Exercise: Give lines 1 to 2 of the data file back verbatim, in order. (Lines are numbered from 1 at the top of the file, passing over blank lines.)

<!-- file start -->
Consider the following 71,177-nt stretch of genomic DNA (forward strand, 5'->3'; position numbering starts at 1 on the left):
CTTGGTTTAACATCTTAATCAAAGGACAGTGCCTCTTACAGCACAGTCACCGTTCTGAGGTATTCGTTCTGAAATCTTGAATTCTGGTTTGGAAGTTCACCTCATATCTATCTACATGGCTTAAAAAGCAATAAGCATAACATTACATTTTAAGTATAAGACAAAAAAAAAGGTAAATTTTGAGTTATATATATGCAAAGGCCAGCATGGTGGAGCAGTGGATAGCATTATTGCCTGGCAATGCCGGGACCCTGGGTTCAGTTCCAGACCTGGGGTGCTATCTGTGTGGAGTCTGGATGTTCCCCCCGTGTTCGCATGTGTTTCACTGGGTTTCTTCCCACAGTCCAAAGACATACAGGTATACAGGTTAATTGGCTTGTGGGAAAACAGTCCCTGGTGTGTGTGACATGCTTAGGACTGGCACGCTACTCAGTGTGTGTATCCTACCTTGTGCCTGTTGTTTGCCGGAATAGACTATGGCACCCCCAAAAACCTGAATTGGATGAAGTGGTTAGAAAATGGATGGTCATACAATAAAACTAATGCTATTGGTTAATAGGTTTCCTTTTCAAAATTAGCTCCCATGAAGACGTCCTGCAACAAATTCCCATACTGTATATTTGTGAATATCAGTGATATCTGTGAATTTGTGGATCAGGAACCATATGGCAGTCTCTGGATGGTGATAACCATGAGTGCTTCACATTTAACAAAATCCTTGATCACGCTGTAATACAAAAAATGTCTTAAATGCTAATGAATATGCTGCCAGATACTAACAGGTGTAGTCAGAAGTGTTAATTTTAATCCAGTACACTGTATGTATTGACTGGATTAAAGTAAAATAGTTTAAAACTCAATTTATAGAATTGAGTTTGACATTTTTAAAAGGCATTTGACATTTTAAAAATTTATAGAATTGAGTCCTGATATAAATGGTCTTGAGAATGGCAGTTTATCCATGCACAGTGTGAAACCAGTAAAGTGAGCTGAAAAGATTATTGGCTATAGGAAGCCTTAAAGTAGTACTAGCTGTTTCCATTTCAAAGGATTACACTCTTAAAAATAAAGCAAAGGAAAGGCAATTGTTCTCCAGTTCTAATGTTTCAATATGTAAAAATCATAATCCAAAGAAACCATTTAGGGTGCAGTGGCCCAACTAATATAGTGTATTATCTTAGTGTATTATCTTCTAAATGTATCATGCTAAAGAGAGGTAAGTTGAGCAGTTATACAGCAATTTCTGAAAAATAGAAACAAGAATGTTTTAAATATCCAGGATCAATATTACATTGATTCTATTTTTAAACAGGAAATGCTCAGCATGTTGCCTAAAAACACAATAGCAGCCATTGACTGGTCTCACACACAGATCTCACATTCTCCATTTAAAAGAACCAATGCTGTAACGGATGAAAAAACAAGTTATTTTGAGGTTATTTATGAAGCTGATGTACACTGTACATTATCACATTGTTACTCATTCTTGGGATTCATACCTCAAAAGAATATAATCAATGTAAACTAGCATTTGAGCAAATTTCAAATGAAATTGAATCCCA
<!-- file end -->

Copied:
Consider the following 71,177-nt stretch of genomic DNA (forward strand, 5'->3'; position numbering starts at 1 on the left):
CTTGGTTTAACATCTTAATCAAAGGACAGTGCCTCTTACAGCACAGTCACCGTTCTGAGGTATTCGTTCTGAAATCTTGAATTCTGGTTTGGAAGTTCACCTCATATCTATCTACATGGCTTAAAAAGCAATAAGCATAACATTACATTTTAAGTATAAGACAAAAAAAAAGGTAAATTTTGAGTTATATATATGCAAAGGCCAGCATGGTGGAGCAGTGGATAGCATTATTGCCTGGCAATGCCGGGACCCTGGGTTCAGTTCCAGACCTGGGGTGCTATCTGTGTGGAGTCTGGATGTTCCCCCCGTGTTCGCATGTGTTTCACTGGGTTTCTTCCCACAGTCCAAAGACATACAGGTATACAGGTTAATTGGCTTGTGGGAAAACAGTCCCTGGTGTGTGTGACATGCTTAGGACTGGCACGCTACTCAGTGTGTGTATCCTACCTTGTGCCTGTTGTTTGCCGGAATAGACTATGGCACCCCCAAAAACCTGAATTGGATGAAGTGGTTAGAAAATGGATGGTCATACAATAAAACTAATGCTATTGGTTAATAGGTTTCCTTTTCAAAATTAGCTCCCATGAAGACGTCCTGCAACAAATTCCCATACTGTATATTTGTGAATATCAGTGATATCTGTGAATTTGTGGATCAGGAACCATATGGCAGTCTCTGGATGGTGATAACCATGAGTGCTTCACATTTAACAAAATCCTTGATCACGCTGTAATACAAAAAATGTCTTAAATGCTAATGAATATGCTGCCAGATACTAACAGGTGTAGTCAGAAGTGTTAATTTTAATCCAGTACACTGTATGTATTGACTGGATTAAAGTAAAATAGTTTAAAACTCAATTTATAGAATTGAGTTTGACATTTTTAAAAGGCATTTGACATTTTAAAAATTTATAGAATTGAGTCCTGATATAAATGGTCTTGAGAATGGCAGTTTATCCATGCACAGTGTGAAACCAGTAAAGTGAGCTGAAAAGATTATTGGCTATAGGAAGCCTTAAAGTAGTACTAGCTGTTTCCATTTCAAAGGATTACACTCTTAAAAATAAAGCAAAGGAAAGGCAATTGTTCTCCAGTTCTAATGTTTCAATATGTAAAAATCATAATCCAAAGAAACCATTTAGGGTGCAGTGGCCCAACTAATATAGTGTATTATCTTAGTGTATTATCTTCTAAATGTATCATGCTAAAGAGAGGTAAGTTGAGCAGTTATACAGCAATTTCTGAAAAATAGAAACAAGAATGTTTTAAATATCCAGGATCAATATTACATTGATTCTATTTTTAAACAGGAAATGCTCAGCATGTTGCCTAAAAACACAATAGCAGCCATTGACTGGTCTCACACACAGATCTCACATTCTCCATTTAAAAGAACCAATGCTGTAACGGATGAAAAAACAAGTTATTTTGAGGTTATTTATGAAGCTGATGTACACTGTACATTATCACATTGTTACTCATTCTTGGGATTCATACCTCAAAAGAATATAATCAATGTAAACTAGCATTTGAGCAAATTTCAAATGAAATTGAATCCCA